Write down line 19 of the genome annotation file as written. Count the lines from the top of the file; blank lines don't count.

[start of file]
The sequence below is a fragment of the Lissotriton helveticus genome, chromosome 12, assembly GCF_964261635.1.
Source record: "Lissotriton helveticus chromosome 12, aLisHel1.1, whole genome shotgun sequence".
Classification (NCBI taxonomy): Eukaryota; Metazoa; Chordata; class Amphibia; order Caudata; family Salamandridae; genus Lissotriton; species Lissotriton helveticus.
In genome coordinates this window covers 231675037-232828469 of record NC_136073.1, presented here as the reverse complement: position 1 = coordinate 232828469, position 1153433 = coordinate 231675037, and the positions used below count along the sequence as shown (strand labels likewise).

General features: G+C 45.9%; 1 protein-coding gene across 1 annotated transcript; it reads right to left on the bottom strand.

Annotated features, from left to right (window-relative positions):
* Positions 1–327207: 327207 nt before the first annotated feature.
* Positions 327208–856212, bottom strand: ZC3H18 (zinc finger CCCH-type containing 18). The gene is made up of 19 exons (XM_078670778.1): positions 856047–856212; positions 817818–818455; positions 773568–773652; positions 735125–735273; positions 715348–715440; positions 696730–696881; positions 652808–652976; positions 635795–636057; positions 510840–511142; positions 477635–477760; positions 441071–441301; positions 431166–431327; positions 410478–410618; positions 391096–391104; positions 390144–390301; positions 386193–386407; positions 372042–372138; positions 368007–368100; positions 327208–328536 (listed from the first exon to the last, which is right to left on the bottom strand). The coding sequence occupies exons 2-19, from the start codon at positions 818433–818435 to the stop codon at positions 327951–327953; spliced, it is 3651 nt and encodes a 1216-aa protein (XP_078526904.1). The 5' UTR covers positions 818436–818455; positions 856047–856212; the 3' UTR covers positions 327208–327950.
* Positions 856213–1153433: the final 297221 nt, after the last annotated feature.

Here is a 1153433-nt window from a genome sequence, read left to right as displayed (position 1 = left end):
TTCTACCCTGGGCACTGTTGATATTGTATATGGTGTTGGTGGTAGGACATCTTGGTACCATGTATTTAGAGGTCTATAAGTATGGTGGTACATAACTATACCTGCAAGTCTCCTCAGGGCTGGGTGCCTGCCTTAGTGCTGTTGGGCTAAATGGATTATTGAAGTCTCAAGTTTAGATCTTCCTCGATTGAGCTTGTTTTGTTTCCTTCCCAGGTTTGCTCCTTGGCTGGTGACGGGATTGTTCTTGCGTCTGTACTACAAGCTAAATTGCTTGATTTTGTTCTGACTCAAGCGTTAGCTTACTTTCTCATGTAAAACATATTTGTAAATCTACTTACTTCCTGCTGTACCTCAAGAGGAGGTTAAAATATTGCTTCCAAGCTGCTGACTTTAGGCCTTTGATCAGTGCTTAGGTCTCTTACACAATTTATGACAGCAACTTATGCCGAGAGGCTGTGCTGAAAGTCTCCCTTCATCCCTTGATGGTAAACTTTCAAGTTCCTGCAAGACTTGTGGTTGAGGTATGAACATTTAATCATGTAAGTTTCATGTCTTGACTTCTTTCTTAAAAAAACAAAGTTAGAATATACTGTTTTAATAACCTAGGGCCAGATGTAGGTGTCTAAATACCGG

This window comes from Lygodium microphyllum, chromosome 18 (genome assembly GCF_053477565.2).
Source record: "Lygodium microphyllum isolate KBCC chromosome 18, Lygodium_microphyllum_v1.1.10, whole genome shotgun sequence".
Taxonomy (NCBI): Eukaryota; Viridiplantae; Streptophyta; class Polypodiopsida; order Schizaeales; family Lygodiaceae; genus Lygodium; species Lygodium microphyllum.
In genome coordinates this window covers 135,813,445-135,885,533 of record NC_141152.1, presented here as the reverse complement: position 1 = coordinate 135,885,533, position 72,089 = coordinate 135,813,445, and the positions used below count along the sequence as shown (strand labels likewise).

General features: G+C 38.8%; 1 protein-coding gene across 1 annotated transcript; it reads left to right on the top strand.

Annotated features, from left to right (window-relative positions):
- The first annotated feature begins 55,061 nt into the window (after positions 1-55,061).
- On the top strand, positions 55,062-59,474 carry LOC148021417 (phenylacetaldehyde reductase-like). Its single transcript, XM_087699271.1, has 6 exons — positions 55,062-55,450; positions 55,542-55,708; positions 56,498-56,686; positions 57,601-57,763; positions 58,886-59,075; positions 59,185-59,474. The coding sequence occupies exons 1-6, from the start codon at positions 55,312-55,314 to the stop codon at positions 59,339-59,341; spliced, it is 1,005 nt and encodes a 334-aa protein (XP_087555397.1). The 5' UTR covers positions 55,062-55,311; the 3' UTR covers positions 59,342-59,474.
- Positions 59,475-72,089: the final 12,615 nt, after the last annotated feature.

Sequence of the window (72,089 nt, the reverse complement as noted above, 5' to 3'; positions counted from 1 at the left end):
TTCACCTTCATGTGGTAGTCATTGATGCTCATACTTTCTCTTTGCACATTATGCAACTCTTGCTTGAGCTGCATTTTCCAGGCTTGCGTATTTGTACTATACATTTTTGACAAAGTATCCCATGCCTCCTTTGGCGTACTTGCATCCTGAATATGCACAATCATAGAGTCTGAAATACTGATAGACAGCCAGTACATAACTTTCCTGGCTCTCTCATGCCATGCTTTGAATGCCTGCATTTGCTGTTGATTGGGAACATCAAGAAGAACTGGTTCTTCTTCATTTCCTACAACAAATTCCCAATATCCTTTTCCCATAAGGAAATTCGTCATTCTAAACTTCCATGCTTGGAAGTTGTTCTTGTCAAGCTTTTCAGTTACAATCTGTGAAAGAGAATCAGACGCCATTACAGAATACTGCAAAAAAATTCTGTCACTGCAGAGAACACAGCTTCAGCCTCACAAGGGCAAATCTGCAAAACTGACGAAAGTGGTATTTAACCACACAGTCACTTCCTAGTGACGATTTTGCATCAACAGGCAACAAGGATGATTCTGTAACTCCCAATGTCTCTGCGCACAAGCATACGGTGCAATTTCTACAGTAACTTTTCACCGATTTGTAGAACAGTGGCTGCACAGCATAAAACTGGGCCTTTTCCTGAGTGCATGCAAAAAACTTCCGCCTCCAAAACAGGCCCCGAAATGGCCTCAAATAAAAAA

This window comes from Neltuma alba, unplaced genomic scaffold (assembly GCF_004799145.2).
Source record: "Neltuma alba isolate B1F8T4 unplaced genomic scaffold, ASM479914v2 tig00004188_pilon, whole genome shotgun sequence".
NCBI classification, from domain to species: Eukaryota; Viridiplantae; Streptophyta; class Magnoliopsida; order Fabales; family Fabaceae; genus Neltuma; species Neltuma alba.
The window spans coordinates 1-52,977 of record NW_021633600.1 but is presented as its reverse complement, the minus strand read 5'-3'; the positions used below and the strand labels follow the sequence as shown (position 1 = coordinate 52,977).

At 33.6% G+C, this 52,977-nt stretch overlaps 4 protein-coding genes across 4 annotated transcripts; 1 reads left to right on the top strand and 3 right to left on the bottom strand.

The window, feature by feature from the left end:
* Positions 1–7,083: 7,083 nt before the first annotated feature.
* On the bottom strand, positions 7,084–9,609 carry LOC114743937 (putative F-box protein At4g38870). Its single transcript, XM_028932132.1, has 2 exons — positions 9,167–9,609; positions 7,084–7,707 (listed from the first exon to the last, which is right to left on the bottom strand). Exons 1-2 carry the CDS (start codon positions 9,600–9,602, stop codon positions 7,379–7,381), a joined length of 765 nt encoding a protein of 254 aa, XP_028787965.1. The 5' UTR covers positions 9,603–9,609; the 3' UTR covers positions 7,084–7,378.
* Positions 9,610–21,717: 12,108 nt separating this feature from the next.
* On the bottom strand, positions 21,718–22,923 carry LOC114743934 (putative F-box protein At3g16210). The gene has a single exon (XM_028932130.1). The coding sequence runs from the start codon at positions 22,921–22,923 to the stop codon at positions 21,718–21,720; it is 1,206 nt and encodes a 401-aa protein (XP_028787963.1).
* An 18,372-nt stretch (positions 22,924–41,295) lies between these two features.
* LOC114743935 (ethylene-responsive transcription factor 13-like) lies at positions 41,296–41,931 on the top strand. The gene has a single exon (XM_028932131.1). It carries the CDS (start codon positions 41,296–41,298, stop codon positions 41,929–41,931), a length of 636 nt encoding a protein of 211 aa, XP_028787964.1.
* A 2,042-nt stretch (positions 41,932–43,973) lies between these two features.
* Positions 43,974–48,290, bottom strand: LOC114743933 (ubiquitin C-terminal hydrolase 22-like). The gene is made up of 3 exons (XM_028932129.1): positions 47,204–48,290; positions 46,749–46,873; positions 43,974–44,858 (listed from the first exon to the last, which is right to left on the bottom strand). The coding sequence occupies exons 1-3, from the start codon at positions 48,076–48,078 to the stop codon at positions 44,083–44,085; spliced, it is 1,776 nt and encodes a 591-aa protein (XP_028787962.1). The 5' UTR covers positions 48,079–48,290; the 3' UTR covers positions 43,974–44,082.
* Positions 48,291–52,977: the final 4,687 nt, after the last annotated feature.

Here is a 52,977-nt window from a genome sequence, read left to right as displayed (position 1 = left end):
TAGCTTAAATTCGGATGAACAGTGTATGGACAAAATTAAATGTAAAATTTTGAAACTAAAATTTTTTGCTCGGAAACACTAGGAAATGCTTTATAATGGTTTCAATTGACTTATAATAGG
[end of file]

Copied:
- On the top strand, positions 55,062-59,474 carry LOC148021417 (phenylacetaldehyde reductase-like). Its single transcript, XM_087699271.1, has 6 exons — positions 55,062-55,450; positions 55,542-55,708; positions 56,498-56,686; positions 57,601-57,763; positions 58,886-59,075; positions 59,185-59,474. The coding sequence occupies exons 1-6, from the start codon at positions 55,312-55,314 to the stop codon at positions 59,339-59,341; spliced, it is 1,005 nt and encodes a 334-aa protein (XP_087555397.1). The 5' UTR covers positions 55,062-55,311; the 3' UTR covers positions 59,342-59,474.